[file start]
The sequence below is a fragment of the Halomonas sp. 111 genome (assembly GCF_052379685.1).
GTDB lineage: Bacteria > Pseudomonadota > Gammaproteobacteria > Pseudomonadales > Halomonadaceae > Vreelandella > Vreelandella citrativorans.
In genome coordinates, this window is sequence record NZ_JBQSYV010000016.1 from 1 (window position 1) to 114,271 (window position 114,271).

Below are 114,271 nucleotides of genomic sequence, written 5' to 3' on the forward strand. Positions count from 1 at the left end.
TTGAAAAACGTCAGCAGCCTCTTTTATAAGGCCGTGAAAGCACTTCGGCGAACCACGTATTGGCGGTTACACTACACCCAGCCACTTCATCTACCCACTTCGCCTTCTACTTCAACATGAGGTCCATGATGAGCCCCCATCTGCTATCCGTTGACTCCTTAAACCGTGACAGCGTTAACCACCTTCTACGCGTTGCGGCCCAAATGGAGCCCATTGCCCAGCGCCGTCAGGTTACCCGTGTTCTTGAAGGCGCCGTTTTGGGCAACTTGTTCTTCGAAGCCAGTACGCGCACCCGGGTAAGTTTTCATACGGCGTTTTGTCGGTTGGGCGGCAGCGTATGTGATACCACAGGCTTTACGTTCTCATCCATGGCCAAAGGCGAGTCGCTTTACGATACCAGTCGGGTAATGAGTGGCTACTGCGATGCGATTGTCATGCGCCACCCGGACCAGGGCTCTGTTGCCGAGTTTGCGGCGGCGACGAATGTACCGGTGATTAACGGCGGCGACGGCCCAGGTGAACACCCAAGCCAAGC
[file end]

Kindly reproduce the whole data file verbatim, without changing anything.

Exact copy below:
The sequence below is a fragment of the Halomonas sp. 111 genome (assembly GCF_052379685.1).
GTDB lineage: Bacteria > Pseudomonadota > Gammaproteobacteria > Pseudomonadales > Halomonadaceae > Vreelandella > Vreelandella citrativorans.
In genome coordinates, this window is sequence record NZ_JBQSYV010000016.1 from 1 (window position 1) to 114,271 (window position 114,271).

Below are 114,271 nucleotides of genomic sequence, written 5' to 3' on the forward strand. Positions count from 1 at the left end.
TTGAAAAACGTCAGCAGCCTCTTTTATAAGGCCGTGAAAGCACTTCGGCGAACCACGTATTGGCGGTTACACTACACCCAGCCACTTCATCTACCCACTTCGCCTTCTACTTCAACATGAGGTCCATGATGAGCCCCCATCTGCTATCCGTTGACTCCTTAAACCGTGACAGCGTTAACCACCTTCTACGCGTTGCGGCCCAAATGGAGCCCATTGCCCAGCGCCGTCAGGTTACCCGTGTTCTTGAAGGCGCCGTTTTGGGCAACTTGTTCTTCGAAGCCAGTACGCGCACCCGGGTAAGTTTTCATACGGCGTTTTGTCGGTTGGGCGGCAGCGTATGTGATACCACAGGCTTTACGTTCTCATCCATGGCCAAAGGCGAGTCGCTTTACGATACCAGTCGGGTAATGAGTGGCTACTGCGATGCGATTGTCATGCGCCACCCGGACCAGGGCTCTGTTGCCGAGTTTGCGGCGGCGACGAATGTACCGGTGATTAACGGCGGCGACGGCCCAGGTGAACACCCAAGCCAAGC